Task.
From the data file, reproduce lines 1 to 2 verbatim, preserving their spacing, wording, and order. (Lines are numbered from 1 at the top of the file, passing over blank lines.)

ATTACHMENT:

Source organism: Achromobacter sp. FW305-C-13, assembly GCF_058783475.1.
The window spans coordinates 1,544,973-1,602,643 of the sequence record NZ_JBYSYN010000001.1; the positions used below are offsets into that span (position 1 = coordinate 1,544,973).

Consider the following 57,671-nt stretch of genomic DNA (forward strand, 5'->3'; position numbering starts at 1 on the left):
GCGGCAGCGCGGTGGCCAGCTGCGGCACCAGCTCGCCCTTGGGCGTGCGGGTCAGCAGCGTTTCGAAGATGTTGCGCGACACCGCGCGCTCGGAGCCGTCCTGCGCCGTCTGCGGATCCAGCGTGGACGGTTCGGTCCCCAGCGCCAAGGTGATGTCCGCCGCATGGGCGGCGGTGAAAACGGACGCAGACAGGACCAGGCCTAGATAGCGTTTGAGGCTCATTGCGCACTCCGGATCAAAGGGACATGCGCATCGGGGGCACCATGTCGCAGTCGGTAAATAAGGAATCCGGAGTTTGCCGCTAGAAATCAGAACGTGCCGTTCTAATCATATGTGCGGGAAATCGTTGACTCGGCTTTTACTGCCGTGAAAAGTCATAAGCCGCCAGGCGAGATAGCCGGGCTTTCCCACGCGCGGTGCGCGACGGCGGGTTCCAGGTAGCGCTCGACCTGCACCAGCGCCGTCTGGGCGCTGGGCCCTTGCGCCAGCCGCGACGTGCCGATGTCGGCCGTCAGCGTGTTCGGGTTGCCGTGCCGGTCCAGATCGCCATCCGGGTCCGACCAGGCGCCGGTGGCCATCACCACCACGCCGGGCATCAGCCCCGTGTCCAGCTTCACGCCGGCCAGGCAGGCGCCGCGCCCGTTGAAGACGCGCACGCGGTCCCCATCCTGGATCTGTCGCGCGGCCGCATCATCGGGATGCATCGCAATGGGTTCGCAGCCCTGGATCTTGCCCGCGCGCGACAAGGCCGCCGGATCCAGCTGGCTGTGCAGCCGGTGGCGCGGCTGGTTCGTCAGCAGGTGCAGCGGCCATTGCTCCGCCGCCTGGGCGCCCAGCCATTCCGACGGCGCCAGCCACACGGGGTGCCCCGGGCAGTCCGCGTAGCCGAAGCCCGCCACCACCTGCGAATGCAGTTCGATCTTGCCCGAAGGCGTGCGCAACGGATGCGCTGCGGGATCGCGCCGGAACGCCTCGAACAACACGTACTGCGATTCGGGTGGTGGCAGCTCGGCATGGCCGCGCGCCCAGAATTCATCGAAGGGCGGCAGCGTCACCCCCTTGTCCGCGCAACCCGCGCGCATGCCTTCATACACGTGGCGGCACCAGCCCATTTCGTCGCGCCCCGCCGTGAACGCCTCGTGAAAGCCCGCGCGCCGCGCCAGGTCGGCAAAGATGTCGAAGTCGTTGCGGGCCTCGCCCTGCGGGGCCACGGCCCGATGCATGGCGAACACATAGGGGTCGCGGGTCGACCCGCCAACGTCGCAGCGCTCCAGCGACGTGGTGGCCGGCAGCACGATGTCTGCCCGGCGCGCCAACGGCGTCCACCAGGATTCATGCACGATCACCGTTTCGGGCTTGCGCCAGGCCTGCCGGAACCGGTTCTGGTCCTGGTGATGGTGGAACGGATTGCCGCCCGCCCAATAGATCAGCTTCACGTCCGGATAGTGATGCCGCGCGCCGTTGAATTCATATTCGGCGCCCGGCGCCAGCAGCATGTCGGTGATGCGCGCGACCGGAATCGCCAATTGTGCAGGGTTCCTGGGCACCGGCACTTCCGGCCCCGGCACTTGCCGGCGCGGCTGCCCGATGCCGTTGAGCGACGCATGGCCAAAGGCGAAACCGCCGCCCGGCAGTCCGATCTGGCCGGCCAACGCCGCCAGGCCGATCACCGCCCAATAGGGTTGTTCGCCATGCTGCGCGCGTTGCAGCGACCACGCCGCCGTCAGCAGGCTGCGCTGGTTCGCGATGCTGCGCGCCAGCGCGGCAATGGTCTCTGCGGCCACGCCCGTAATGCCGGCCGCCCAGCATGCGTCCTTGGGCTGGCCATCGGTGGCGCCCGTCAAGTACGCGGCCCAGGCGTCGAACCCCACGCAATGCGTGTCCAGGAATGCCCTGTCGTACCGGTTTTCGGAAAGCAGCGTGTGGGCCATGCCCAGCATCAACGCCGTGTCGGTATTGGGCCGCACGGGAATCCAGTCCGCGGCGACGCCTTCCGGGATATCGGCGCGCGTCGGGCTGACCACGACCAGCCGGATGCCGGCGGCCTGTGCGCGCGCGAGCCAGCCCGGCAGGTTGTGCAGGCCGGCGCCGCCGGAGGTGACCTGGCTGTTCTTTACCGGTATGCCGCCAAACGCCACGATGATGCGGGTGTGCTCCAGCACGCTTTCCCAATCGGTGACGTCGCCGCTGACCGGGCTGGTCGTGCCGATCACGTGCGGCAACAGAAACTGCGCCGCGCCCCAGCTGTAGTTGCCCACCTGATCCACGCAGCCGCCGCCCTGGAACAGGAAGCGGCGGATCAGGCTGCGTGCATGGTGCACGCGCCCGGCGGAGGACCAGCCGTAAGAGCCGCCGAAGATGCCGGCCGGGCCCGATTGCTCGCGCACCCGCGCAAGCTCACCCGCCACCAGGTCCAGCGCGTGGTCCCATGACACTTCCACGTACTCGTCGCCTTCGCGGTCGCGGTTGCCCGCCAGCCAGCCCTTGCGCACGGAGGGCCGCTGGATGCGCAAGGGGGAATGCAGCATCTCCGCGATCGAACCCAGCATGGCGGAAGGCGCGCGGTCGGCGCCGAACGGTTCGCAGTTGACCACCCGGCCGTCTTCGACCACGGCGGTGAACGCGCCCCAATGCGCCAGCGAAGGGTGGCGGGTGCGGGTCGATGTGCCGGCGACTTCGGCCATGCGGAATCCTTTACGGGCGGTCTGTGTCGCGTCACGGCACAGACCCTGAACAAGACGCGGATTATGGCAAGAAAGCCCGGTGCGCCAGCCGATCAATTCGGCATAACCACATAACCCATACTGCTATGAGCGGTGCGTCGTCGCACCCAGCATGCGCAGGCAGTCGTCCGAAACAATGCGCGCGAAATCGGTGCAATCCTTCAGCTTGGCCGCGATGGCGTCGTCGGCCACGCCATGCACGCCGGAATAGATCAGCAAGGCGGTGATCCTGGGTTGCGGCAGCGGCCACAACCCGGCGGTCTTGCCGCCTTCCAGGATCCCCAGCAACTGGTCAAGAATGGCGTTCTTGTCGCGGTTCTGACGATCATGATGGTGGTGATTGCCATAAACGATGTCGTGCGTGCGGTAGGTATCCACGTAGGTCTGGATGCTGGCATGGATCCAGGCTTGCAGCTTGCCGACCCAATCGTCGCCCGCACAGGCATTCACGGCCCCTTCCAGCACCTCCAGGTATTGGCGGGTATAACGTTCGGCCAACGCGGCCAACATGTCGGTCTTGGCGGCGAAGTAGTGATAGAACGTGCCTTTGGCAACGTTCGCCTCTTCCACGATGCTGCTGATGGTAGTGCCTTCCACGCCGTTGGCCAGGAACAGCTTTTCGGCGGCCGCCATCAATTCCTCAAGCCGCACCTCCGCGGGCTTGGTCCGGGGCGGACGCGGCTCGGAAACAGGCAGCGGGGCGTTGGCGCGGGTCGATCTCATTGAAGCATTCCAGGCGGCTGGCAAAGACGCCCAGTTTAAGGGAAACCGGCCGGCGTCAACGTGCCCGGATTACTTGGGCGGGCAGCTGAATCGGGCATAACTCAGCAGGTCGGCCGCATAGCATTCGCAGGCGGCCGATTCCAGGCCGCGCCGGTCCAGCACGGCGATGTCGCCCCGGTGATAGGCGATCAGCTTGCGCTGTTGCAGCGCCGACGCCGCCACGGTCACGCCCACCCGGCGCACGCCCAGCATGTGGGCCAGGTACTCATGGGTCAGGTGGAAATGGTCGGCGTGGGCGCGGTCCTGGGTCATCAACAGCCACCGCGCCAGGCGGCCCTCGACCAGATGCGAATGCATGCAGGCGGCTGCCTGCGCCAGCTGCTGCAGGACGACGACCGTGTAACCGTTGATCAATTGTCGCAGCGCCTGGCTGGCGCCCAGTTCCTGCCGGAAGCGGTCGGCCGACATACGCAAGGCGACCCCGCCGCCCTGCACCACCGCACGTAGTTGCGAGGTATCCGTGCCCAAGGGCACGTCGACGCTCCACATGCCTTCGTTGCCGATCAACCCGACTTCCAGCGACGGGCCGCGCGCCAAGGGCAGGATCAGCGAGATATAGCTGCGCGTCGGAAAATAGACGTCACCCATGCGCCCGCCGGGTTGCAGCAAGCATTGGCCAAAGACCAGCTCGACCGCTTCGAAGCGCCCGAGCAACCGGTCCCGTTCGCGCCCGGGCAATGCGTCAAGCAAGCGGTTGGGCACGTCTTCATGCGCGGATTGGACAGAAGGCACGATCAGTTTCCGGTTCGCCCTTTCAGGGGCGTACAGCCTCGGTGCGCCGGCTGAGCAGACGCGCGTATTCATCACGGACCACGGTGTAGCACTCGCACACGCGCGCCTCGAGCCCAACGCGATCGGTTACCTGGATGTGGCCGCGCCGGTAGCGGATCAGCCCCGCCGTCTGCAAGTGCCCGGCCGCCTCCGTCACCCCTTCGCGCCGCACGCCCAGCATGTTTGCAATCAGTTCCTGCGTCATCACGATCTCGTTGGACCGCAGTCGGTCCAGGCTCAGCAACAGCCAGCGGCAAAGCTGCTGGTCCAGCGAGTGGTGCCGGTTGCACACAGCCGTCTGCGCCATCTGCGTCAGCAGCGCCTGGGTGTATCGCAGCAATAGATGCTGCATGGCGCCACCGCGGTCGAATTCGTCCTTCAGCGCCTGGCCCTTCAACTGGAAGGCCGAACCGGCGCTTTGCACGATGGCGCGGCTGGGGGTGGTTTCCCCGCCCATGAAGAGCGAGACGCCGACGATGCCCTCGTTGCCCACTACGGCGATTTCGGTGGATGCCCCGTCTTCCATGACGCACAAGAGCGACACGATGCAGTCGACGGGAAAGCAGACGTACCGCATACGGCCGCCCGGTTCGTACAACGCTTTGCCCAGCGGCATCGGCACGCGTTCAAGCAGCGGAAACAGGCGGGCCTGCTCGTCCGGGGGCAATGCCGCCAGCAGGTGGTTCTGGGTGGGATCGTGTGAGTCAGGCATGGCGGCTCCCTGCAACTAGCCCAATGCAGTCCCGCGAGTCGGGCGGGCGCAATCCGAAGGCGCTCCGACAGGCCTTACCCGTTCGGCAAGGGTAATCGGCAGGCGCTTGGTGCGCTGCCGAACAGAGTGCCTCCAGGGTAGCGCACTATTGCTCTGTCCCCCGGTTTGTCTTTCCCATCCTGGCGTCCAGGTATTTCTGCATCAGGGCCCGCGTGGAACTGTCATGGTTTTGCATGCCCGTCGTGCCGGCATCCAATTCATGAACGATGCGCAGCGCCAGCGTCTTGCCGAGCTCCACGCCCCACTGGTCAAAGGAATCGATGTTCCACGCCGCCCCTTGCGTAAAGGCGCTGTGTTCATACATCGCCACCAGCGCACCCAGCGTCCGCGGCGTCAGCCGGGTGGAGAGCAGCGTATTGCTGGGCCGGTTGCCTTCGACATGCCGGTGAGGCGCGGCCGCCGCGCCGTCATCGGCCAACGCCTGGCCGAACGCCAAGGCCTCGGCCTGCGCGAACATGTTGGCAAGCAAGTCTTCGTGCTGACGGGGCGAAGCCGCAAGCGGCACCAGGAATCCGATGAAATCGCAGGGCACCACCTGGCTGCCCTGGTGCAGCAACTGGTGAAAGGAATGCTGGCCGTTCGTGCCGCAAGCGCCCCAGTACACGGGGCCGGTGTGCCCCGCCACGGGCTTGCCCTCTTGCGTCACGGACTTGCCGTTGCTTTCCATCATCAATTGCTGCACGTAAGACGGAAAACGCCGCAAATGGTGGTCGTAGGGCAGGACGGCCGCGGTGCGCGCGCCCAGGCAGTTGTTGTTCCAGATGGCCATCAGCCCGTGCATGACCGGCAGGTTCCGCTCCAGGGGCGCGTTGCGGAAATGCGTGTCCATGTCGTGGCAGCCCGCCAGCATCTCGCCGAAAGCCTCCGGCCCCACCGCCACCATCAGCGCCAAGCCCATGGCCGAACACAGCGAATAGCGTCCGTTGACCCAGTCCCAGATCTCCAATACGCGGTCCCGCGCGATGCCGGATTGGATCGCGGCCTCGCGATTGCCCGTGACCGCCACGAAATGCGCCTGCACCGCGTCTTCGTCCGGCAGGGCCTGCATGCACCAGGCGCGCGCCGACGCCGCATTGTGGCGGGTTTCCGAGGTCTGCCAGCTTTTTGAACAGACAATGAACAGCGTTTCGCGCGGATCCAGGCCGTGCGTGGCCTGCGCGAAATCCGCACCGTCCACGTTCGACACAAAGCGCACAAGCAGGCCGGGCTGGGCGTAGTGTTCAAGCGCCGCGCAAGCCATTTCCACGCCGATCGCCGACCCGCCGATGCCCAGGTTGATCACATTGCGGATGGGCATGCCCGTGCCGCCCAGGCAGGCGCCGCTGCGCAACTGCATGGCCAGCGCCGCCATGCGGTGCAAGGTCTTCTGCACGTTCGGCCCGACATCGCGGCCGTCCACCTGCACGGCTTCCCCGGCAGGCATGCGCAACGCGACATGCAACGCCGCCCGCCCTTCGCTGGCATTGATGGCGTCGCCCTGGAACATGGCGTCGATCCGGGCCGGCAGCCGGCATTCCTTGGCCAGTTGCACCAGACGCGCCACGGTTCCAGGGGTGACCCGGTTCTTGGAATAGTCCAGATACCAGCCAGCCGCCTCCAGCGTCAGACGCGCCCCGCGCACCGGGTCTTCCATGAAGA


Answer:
Source organism: Achromobacter sp. FW305-C-13, assembly GCF_058783475.1.
The window spans coordinates 1,544,973-1,602,643 of the sequence record NZ_JBYSYN010000001.1; the positions used below are offsets into that span (position 1 = coordinate 1,544,973).